On a cool fall day, we sat down and watched Kevade (1969) on ETV. I have been consuming more Estonian film output recently. Only last month we enjoyed Jan Uuspõld Läheb Tartusse. So it was quite a jump to go from that film, where the ghost of Georg Ots guides Uuspõld to Tartu, to Kevade, which is a romantic and honest film about a school in Palamuse village in current day Jõgevamaa* at the end of the 19th century, based on the works of Estonian writer Oskar Luts.
If you drive around Tartu you are likely to bump into a statue of Luts, who lived from 1887 to 1953. His home is now a museum at the start of Tammelinn, a wealthier neighborhood of large wooden homes southwest of the center. But for all the black and white images and busts of Luts' head, the film version of his novel Kevade (Spring) really helped to understand why Luts' work is important to Estonians to this day.
The main character is Arno, a romantic teen who has a semi-platonic, semi-yearning thing for Teele, a girl who attends the same school. Factor in Tõnisson, a rotund youth with an appetite for fighting with Baltic German school boys who is Arno's friend. There is also Joosep Toots, pictured at left, who is the 'Tom Sawyer' of the bunch, always -- and quite humorously -- getting into trouble.
I am told that this Toots character has become something of a part of the Estonian dialog. A person who acts according to Toots' credo of "There are many things in the world that people shouldn't do, but they do it anyway!" becomes themselves a Toots. If there are several of these kinds of alpha individuals, they can be referred to as Tootsid, in the plural.
Halfway through the film, Jaan Imelik shows up with his kannel and bouncing locks of golden hair, making him an instant favorite among the girls, including Teele, which pushes Arno into fits of jealousy. Because Arno never had a romantic relationship with Teele, his jealousy towards the attentions he gives Imelik helps capture the awkwardness of youth quite well, and carries the film.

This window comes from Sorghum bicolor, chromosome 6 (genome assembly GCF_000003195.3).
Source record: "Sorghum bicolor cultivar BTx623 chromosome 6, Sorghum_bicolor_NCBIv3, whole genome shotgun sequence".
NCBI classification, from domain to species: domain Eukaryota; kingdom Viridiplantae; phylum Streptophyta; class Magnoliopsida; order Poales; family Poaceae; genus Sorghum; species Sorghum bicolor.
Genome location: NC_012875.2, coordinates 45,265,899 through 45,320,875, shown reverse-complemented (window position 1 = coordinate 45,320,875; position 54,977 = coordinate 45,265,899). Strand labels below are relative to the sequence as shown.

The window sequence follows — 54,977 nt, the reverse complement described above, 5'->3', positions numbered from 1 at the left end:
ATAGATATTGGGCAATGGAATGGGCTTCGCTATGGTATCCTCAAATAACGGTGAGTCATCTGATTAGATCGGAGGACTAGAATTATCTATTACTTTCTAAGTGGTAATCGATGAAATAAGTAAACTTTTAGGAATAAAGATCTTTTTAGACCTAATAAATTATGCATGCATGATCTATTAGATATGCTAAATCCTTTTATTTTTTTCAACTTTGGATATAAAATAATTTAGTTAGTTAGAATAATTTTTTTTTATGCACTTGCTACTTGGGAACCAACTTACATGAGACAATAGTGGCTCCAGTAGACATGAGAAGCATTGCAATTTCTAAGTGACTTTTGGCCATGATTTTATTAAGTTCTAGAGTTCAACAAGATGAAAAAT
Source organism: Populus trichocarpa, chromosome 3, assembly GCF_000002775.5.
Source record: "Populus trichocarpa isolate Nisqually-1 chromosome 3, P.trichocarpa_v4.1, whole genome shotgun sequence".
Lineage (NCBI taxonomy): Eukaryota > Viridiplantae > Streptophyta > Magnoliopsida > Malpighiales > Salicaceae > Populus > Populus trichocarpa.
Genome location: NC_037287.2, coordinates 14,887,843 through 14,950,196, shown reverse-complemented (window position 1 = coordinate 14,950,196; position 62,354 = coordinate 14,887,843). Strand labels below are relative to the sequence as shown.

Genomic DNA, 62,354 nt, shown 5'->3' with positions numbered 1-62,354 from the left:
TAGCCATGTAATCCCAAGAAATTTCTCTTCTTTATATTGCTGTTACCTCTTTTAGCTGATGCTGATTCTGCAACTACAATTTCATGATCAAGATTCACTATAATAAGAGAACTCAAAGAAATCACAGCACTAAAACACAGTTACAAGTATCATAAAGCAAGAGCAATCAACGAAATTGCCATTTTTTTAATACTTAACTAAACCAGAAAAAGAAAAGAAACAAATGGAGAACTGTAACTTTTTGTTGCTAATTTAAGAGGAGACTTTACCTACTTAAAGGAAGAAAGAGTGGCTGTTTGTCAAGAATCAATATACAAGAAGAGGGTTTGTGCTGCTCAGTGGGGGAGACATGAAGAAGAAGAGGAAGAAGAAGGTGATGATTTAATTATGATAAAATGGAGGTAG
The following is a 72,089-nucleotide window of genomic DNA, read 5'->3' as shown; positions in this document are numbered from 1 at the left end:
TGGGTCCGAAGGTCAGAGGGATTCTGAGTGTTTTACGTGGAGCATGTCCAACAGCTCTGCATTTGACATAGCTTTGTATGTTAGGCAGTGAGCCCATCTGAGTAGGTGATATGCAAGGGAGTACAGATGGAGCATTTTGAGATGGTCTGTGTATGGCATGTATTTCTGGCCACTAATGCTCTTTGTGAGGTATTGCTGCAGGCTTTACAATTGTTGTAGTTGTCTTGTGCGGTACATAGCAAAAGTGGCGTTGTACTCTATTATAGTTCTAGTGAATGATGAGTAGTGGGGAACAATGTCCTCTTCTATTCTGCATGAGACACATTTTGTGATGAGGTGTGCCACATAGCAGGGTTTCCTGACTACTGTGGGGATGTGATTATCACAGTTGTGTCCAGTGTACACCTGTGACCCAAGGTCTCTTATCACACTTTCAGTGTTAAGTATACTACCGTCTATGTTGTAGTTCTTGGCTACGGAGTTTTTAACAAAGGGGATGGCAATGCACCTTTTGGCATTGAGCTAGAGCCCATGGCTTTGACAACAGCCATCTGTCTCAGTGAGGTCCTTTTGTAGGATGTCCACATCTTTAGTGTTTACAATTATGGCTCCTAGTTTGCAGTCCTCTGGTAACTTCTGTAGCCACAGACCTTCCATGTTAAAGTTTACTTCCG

A final character in the film is the amazing landscapes as Jõgevamaa turns from winter to spring. Too often Jõgevamaa itself is a beautiful, forgotten corner of Estonia, eclipsed by Saaremaa or Läänemaa. The black and white of the film captures the light from Christmas candles or the sheets of descending snow, and when put together with the characters themselves helps to light a fire under the ass of Estonian national identity. I am told that one of the reasons Kevade is still so popular is that it expressed the moody nordic landscapes and golden moments of silence cherished by Estonians at a time when Estonia was quite deep in Soviet winter.
Anyway, the acting is excellent and it's still a great film, nearly 40 years on. Highly recommended.
* In Luts' day Jõgevamaa was actually part of Tartumaa. The Estonian Declaration of Independence from Feb 24, 1918, describes Estonia as "Harjumaa, Läänemaa, Järvamaa, Virumaa, with the city of Narva and its surroundings, Tartumaa, Võrumaa, Viljandimaa, and Pärnumaa with the Baltic islands of Saaremaa, Hiiumaa, Muhumaa, and others where the Estonians have settled for ages in large majorities."
Modern Estonian counties, like Raplamaa, Põlvamaa, and Jõgevamaa came into being when Estonia was divided into rajonid following the establishment of Soviet rule.